hahaha   so i came looking for pics of mercenaries in the black helicopters and all that, and what do i get? some pics of a pickup truck, some storage containers, and what looks like some outhouses at night. hahaha  thanks gw, i needed a laugh today. (I covered my short position about 2 days early ya see. damn.)
augmister's picture

Dey ist uzing ZYKLON, schwinehund, ZYKLON to exterminate die fishies!

sandflea's picture

In one of the photos above, it appears as if Corexit is acting as a flocculating agent, not a dispersant.  I'm curious to know what the material is to which the Corexit is adhering, and why.  Also, the relative concentration of Corexit to the volume of water in the Gulf in which it is dispersed is relatively miniscule.  What is causing the Corexit to concentrate, as Naman reports?

It would be extremely helpful to have additional photos taken of the storage facility a couple of weeks apart, to see if the volume in the tanks has been reduced, indicating that the 9527 product continues to be used.  Perhaps some enterprising law firm has already undertaken such a project. 

Xibalba's picture

MSNBC pumping that good 'ol "Bacteria ate all the oil" story. 

The Rock's picture

Golly gee willikers!  I guess "oil's well that ends well!"

aheady's picture

Oh yes, the NEW bacteria. Fabulous.

surfsup's picture

Information war at full tilt... 

"They were never supposed to wake up to the truth...  There's too many of them and too too few of us..."

Thoreau's picture

Good catch, GW. You may need to relocate to Iceland before long.

quasimodo's picture

Funny thing is we have not heard any interviews from Forrest Gump. Surely he is on the frontlines and can give a firsthand account of this?

Problem Is's picture

Excellent Post, GW...
Stay away from your hot tub for a few years...

A Sure Sign of Fascism
When a corporation:

1. Deploys a private security army...
2. Militarily controls the disaster scene...
3. Gives orders to government apparatchiks...
    (Coast Guard and Obummer et al)...
4. Sets the policy for the corporation's responsibility...
5. Sets the requirements for the cleanup...
6. Sets the corporation's financial liability...
7. Orders government shills to discourage injured parties from suing...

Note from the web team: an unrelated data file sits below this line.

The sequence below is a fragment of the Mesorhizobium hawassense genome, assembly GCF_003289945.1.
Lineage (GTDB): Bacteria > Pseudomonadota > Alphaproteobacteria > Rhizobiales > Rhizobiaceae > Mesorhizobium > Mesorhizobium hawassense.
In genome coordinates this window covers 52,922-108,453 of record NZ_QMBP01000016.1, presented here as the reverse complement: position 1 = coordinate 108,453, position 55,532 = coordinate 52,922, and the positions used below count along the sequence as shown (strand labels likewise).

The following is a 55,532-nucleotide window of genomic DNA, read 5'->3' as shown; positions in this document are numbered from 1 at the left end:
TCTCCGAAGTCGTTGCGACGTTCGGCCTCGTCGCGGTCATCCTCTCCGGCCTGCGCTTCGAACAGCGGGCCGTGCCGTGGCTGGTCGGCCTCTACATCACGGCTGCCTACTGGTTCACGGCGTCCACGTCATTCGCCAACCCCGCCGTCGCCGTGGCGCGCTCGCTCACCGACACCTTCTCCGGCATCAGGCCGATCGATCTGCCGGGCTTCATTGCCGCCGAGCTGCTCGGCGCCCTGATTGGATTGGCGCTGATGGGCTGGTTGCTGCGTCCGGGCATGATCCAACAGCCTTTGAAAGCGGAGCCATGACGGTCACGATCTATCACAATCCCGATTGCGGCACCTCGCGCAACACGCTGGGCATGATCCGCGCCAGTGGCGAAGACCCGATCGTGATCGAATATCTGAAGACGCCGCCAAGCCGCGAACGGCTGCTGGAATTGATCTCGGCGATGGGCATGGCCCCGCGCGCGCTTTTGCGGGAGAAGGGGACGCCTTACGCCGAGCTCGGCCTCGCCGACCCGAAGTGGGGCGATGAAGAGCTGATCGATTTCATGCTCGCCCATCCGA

8. Controls all news reporting and media on the event...
9. Physically removes or intimates scientists and reporters...
10. Tells the government what announcements to make...
11. Orders the president to publicly announce:

"Good Gulf swimmin' and eat some Gulf shrimp!"

We have officially entered a state of fascism in the US.

MyKillK's picture

I liked the part where a Coast Guard Admiral retired just so he could be BP's "incident commander". Less accountability then when you are working in official capacity for the government. Oh, and don't forget how GM was given tens of billions of dollars in bailout money with the administration specifically saying that it was to prevent an important company from going bankrupt. But just a few months later GM goes through a government sponsored and fast-tracked pseudo-bankruptcy that wiped out its shareholders and now barely a year later they get to do a new IPO and repay the government bailout that way. That has to rank pretty damn high on the Corporate Fascism scale.

Ripped Chunk's picture

GW, thank you for your extensive coverage of this debacle.  Please stay safe.

Cathartes Aura's picture

sneaking in "here" to second RC's words. . .

that you've been on it since the start, despite naysayers, and continue to bring the information/truth out into the open, respect sir. . . and definitely stay safe.

Ruffcut's picture

Great blog too, George.

So many think this is done deal, makes me want to puke and repuke.

Keep up the good for "what lurks in the gulf is the the blob of mass destruction."

Are any scientist actually monitoring oxygen levels in this "safe" environment?

downrodeo's picture

lol, yep. someone went a little too wild with MHFT's buy call. We all know no news is good news...

tempo's picture

Great info. GW!!   Last Friday at the daily briefing, Tadd Allen was specifically asked by a reporter to comment on reports that BP was still spraying corexit on a daily basis.   Mr. Allen said that no corexit has been sprayed by BP since July 19th and no more will be used.    So BP may not be directly be spraying corexit but may be hiring agents or maybe the Govt is hiring agents to spray corexit.   No one asked that question.   It all depends on the definition of "is"  as we learned from Mr. Clinton.  You have to ask the specific question. 

Rogerwilco's picture

Breaking News! (where are you on this one GW?)

BP hires Wasp Woman to head the trust fund negotiations! I heard it straight from Kos, and it was confirmed by Huffpost, so you can take it to the bank.

minus dog's picture